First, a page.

Fire planning is an ongoing process that melds science, management direction, and objectives into a variety of planning products that are used to conduct on the ground wildland fire operations.
Fire Management Plans
After the fatal fire season of 1994, the Departments of Interior and Agriculture jointly released the updated Federal Fire Policy requiring every area with burnable vegetation have a Fire Management Plan. This policy was updated and re-emphasized after the 2000 fire season and additional guidance was provided in 2009. Since 1995, the BLM has been working to update land use and fire management plans to address this policy, including recognizing and integrating fire as a natural process, prioritizing firefighter & public health and safety, and protecting sensitive values at risk from fire. Land managers are working with local communities as well as federal partners to prepare landscape-scale plans across agency boundaries.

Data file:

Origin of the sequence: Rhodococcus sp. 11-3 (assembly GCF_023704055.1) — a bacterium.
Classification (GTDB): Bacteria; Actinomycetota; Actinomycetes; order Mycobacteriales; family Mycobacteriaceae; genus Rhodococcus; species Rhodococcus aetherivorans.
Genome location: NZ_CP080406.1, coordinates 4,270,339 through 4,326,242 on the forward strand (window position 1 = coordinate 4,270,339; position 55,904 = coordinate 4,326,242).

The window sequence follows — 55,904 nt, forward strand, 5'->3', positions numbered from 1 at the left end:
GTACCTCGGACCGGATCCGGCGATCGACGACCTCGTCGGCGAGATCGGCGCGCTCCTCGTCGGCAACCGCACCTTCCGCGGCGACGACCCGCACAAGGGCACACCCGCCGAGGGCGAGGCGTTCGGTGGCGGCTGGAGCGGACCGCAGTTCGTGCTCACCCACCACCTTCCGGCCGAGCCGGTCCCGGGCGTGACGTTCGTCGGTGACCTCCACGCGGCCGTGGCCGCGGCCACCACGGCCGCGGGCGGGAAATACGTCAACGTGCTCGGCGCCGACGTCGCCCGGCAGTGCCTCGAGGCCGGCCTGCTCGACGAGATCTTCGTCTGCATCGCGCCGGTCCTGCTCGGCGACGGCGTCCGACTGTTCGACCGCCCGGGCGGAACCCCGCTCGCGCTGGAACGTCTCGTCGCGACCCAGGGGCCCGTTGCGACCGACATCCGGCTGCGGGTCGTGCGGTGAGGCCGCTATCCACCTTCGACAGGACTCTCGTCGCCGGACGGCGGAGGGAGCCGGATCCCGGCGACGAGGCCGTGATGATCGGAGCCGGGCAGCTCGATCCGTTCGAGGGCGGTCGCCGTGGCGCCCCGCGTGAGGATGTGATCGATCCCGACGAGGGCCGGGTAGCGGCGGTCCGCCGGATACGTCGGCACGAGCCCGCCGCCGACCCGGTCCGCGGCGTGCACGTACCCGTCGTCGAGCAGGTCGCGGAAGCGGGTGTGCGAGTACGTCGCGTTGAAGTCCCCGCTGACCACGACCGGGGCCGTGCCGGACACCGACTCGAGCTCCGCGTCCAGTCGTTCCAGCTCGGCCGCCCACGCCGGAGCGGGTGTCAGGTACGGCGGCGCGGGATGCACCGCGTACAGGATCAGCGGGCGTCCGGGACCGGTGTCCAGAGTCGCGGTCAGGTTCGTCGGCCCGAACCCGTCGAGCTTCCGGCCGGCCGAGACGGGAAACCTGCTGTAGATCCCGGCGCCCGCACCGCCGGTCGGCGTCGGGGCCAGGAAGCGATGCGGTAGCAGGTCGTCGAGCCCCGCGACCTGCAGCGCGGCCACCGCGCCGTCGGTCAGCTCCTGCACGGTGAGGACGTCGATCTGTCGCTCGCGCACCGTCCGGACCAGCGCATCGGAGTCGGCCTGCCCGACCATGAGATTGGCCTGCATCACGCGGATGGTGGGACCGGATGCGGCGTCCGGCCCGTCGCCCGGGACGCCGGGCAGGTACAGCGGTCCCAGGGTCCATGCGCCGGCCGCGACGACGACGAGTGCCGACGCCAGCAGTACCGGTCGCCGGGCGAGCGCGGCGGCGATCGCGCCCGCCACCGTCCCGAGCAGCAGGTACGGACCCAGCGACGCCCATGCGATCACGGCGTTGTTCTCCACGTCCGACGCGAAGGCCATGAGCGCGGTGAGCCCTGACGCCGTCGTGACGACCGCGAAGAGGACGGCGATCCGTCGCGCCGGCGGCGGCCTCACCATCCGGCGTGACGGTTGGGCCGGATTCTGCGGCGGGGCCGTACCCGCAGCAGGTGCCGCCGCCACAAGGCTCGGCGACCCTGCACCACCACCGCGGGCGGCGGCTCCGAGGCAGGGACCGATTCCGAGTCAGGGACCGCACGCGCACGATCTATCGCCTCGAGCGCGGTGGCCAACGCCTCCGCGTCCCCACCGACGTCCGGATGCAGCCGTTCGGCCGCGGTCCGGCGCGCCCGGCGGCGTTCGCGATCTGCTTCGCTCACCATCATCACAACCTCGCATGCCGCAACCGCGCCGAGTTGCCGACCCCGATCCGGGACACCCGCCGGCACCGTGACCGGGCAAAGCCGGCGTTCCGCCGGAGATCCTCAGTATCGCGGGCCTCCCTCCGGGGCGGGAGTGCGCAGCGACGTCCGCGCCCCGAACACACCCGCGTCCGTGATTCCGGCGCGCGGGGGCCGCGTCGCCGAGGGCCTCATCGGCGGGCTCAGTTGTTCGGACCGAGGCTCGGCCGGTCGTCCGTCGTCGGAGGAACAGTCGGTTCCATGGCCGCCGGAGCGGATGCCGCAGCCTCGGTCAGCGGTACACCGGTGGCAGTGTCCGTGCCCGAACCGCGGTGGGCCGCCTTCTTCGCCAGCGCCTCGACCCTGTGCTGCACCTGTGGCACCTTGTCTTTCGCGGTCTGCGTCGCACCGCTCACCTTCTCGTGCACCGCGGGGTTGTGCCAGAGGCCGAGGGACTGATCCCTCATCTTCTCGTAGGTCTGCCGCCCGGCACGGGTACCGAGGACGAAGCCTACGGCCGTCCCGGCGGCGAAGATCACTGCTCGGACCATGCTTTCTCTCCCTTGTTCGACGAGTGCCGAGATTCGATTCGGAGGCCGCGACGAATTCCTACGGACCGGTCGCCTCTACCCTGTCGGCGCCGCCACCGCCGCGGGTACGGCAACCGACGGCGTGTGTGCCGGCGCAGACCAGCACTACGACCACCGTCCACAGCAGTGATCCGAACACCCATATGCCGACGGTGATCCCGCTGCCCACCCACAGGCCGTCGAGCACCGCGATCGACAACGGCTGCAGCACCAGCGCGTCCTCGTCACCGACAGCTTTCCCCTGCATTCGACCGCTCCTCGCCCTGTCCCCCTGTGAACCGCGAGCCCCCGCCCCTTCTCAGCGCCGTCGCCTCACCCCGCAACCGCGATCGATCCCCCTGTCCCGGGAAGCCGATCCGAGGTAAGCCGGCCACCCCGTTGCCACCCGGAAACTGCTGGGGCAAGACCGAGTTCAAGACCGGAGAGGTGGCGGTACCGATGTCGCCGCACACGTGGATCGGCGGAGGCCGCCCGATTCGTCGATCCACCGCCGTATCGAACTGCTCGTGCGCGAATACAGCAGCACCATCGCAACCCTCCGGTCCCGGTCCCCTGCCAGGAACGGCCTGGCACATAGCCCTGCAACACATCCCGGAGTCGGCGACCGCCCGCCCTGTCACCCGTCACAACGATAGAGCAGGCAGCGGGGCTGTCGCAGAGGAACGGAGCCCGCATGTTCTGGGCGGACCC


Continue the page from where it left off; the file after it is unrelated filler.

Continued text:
The BLM recently issued an updated Fire Management Plan Template that incorporates increased flexibility to spatially display fire related information. The template is available to BLM employees by clicking here.
The BLM fire management program complies with the National Environmental Policy Act (NEPA), Clean Air Act, National Historic Preservation Act, and Endangered Species acts through Land Use Planning, project specific NEPA planning (which may identify additional management constraints or survey requirements) and emergency consultation.
Opportunities for public involvement:
Data & information for program and incident decision support
The BLM utilizes the Wildland Fire Decisions Support System (WFDSS) to evaluate risk, and document decisions associated with wildfires. The WFDSS includes robust fire behavior and spread prediction models, values at risk information, and is pre-loaded with resource management objectives from land use and any subsequent implementation level NEPA to guide fire management.
As the number one natural resource concern for the BLM - the protection of sage-grouse habitat from fire is being incorporated into policy, land use, and fire management plans.
For Sage-grouse and fire information please click here.